Francis T. Perry Williams,
Pollen & the Ring of Harmony
(Bridgeway, 2008)

I was immediately drawn into the book and could not stop reading it until I finished the final page. I was left wondering if there would be a sequel or a movie; this book is too magnificent to not have a followup. It carries a vital message that our world needs to hear.

Pollen is a 278,000-year-old alien from deep space who travels from one planet to another issuing warnings. If the inhabitants agree to change their ways and try to learn to live in harmony with each other and all things around them, Pollen will save the planet using the living Ring of Harmony that he wears. Usually, they do not elect to change their ways.

Two planets have collided and an asteroid is hurtling toward Earth. Pollen arrives with the ability to deflect the asteroid, but says he must first speak with the U.S. president. He teams up with an old environmentalist, Reb, who's dying of cancer, and his hound dog, Duke. Together they leave California on an excitement-filled journey toward the White House, picking up friends, supporters and a few environmental crusaders along the way.

But Pollen's exploits (saving lives, alleviating suffering and righting the wrongs he encounters) do more than make news. They catch the attention of the evil, power-hungry vice president, who decides to get the Ring of Harmony for his own self-promotion. The story turns deadly when the vice president meets with Pollen, professes trust, entices Pollen to remove the Ring, then has Pollen grabbed by a security team.

With the asteroid less than two days from Earth, Pollen is shot in the chest six times and Reb is on the run with a Ring he cannot control, a news team with a teenage daughter who just got suspended from school and a hound who just got the tip of his tail shot.

What a story! I loved every paragraph. Francis T. Perry Williams has crafted a spellbinding tale that packs a solid combination punch right to the midsection. He delivers his message with emphatic clarity while providing the highest caliber of entertainment. The storyline flows smoothly with excellent segues and his writing is descriptive to the verge of poetics. When he describes how the old guy and his hound both have droopy skin around their eyes, you will see the melted-hound-dog face on both of them and agree that they do resemble each other.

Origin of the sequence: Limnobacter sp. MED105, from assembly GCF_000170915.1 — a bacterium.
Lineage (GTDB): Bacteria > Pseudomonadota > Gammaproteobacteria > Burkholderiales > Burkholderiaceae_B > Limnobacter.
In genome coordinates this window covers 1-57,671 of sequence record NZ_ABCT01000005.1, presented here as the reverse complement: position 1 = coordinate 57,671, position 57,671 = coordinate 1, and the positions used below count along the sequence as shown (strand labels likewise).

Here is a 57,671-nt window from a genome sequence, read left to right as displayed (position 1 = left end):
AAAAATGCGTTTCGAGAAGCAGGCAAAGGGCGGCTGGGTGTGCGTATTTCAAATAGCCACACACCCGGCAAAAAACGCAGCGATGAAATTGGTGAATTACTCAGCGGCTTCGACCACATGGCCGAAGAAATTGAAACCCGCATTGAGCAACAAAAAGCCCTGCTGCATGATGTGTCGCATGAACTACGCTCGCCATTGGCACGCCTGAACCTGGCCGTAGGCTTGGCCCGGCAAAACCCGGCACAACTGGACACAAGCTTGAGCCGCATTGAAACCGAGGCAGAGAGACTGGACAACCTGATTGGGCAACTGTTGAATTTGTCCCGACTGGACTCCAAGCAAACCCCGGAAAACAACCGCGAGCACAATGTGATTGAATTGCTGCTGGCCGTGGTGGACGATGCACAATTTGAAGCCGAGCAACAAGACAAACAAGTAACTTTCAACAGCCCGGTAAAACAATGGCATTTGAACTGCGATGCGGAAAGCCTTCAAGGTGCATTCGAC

The character development is tremendous. Williams has created an alien you must love and the world's most unlikely hero, combined them with the world's most under-appreciated type of dog, and thrown in enough diversity in the supporting characters that the average reader will identify with at least one. Then, he allows them to grow and mature before your eyes. By the time the story ends, you feel as if they are old friends.

Williams follows action in multiple areas before merging the threads into one tightly woven story. It is as good as any writing I have found and far better than the average book on the market. Williams is a name to remember. He is a gifted storyteller and an outstanding writer.

If you read my reviews, you know that I am not a fan of science fiction and prefer not to read about aliens unless they have vampires or werewolves among them. So when I promise you that Pollen & the Ring of Harmony is one of the best books I have read in recent months, you can believe me. This book is first-rate entertainment.

review by
Alicia Karen Elkins

30 August 2008

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